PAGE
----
Epigenetic control of chromatin conformation [59,60], DNA-binding proteins [61] and transcription factors [62,63,64] are among the best known molecular actors of the highly complex process of neuronal differentiation. Their action is itself modulated by factors related to the metabolic status of the cell via the remodeling of chromatin [65]. Recently, post-transcriptional control was highlighted as a new layer of regulation in the determinism of cell fate and differentiation, particularly in the brain [66]. Post transcriptional regulation include (1) chemical modifications of mRNA such as epitranscriptomic marks and (2) RNA-binding proteins that are involved in mRNA stability, turn-over, trafficking, degradation and translation.
We have shown, in our large-scale transcriptomic study, and confirmed (by the quantification of m6A) that the expression of several genes from the m6A epitranscriptomic machinery was significantly disturbed in the PR fetuses and that this was linked to a decrease in the global level of m6A. The m6A epitranscriptomic mark is the major mRNA modification identified so far and is associated with the control of various aspects of mRNA functions including stability, degradation, trafficking, splicing and translation [67]. The brain is the tissue where this mark is the highest and it is especially present in mRNAs implicated in transcriptional regulation, cell adhesion, axon guidance and synaptogenesis [68]. In addition, Yoon et al. [69] recently demonstrated that depleting the writing of the m6A mark by inactivation of the Mettl14 gene in the embryonic brain of mice prolongs neurogenesis postnatally. This was associated with a decrease in the turnover of mRNAs encoding proteins involved in cell cycle, neurogenesis, and neuronal differentiation. The action of the m6A mark is mediated through interaction with different RNA-binding proteins that specifically recognize methylated or unmethylated mRNAs and will subsequently promote transcript fate [67]. Interestingly, the m6A mark was demonstrated to be involved in the action of the Fragile X Mental Retardation Protein (FMRP) which is an RNA-binding protein with a major role in synapse function [68] and that was shown to be over-expressed in the cortex of mice that suffered from fetal protein restriction [18]. Although the expression of the Fmr1 gene was not altered in our model, the Fxr1 gene was downregulated in the PR group. Since this gene also encodes an RNA-binding protein that was recently shown to control the translation of the mitochondrial Cox2 gene [70] and since Cox 2 was one of the most expressed and significantly upregulated genes in the PR group, a possible link could exist between the m6A mark, RNA-binding proteins and mitochondrial function. On the other hand, FTO protein, which acts as a m6A demethylase, was shown to have a role in the cellular sensing of amino acids via the mTORC1 pathway and this activity was associated with its demethylase function [71]. In addition, the mTORC1 pathway was demonstrated to mediate the link between nutrient shortage and the control of protein synthesis at the post transcriptional level [66]. Interestingly, the mRNAs that are regulated by this system are enriched for the consensus motif of the m6A epitranscriptomic mark [66]. All these elements converge to propose the m6A mark as a major actor in the impact of amino acid deficiency on hypothalamus development.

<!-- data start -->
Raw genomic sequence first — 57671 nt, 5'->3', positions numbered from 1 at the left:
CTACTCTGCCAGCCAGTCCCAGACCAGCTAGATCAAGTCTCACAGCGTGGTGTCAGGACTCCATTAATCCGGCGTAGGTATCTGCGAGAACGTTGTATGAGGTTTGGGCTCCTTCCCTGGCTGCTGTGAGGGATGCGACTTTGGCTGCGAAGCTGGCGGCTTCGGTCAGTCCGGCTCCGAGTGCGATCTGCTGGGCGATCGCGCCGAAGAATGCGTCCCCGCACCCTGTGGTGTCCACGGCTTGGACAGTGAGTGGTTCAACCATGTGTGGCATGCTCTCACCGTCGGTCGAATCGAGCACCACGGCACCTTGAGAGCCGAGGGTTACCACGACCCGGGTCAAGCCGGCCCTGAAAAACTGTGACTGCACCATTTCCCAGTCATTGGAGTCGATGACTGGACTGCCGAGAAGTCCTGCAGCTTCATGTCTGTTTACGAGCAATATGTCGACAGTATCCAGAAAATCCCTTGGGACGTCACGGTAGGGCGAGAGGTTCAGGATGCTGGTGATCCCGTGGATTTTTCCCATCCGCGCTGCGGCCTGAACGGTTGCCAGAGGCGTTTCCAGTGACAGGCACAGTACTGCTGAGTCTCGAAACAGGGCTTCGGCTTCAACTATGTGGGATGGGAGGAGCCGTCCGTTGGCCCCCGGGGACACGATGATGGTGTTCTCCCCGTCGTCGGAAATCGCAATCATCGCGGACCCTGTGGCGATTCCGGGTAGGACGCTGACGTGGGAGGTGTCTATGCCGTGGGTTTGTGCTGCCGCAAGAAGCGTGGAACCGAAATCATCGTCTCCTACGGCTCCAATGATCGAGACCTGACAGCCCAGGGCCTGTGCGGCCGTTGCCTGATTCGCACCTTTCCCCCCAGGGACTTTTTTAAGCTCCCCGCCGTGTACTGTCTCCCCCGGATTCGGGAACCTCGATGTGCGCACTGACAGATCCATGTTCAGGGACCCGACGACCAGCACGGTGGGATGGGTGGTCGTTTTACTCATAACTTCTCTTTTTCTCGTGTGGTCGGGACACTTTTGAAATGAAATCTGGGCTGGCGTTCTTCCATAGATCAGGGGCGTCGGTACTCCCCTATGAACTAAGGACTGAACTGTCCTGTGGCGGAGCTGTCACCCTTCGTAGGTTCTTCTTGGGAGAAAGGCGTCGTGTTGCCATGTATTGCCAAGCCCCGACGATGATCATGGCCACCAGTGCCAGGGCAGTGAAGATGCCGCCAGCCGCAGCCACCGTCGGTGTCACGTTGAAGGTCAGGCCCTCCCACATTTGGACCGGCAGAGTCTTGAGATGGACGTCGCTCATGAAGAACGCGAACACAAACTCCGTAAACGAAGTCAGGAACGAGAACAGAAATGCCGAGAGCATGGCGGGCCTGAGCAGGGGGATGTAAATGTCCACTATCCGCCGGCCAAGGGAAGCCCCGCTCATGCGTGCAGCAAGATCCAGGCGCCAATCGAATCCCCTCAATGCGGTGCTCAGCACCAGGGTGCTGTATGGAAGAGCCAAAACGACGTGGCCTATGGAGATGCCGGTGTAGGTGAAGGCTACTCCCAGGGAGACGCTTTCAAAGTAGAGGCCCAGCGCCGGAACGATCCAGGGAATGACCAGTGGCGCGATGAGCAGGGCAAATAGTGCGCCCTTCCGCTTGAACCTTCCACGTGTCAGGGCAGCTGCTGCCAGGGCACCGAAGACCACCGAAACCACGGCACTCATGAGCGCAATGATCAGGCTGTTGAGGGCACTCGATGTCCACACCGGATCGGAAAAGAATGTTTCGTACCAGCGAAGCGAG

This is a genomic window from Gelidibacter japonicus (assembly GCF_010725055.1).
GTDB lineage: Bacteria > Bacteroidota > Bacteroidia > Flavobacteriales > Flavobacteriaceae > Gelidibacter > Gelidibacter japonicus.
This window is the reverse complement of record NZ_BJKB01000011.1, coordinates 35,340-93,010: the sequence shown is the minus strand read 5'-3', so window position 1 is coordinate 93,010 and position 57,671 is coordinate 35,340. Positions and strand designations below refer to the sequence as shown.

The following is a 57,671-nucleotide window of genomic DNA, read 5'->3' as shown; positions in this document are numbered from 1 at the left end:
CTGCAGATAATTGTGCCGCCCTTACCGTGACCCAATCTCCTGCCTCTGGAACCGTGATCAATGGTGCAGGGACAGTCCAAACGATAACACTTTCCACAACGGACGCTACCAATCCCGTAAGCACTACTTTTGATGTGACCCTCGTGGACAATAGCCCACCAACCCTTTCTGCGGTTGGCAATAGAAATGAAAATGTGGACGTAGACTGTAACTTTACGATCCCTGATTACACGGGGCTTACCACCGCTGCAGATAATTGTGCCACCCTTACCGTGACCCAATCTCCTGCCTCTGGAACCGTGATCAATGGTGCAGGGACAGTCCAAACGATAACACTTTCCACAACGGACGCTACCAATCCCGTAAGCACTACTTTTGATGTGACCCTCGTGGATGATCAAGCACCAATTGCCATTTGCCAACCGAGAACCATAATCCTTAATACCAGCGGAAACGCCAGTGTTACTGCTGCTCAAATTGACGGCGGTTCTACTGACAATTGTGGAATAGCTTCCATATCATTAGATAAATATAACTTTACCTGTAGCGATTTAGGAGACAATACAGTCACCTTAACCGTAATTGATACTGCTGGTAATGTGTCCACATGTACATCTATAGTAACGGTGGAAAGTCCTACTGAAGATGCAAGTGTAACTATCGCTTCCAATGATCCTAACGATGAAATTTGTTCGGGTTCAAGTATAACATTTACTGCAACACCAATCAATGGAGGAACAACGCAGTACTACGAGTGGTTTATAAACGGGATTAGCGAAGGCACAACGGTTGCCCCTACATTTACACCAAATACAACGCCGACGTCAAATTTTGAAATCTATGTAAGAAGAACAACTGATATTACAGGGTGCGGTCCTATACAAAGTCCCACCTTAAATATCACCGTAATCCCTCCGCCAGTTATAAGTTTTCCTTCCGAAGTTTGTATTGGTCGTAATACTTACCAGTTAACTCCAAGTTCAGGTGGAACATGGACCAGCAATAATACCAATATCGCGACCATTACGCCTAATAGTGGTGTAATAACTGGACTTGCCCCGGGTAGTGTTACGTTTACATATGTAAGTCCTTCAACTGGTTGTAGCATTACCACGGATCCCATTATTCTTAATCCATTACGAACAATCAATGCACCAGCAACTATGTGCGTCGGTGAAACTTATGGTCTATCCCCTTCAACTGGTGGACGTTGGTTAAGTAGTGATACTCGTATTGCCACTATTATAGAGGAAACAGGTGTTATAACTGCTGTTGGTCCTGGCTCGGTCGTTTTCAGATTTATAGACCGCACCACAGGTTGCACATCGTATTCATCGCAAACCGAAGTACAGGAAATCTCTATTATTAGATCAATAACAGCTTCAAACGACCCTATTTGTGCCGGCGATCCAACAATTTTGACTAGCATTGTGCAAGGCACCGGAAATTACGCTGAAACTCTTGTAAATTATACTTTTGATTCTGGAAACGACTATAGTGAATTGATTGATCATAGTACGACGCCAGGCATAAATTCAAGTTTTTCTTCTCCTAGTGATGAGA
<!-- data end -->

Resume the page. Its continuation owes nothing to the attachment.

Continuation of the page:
The role of post-transcriptional regulation in the consequences of PR on the timing of neurogenesis was also suggested by the over-expression at both the transcription and translation levels of CSDE1 in the PR group. The CSDE1 protein was recently shown to be a master regulator of neuronal differentiation, by regulating, at the translational level, the expression of a large number of genes [35]. The expression of CSDE1 decreases throughout differentiation and modulates the transcriptional landscape by controlling the expression of key regulators of cell fate and neuronal differentiation. Therefore, the overexpression of both the gene and the protein that we observed in the PR group may reflect a delay in the neuronal differentiation process that may be consistent with a higher number of neuronal progenitors.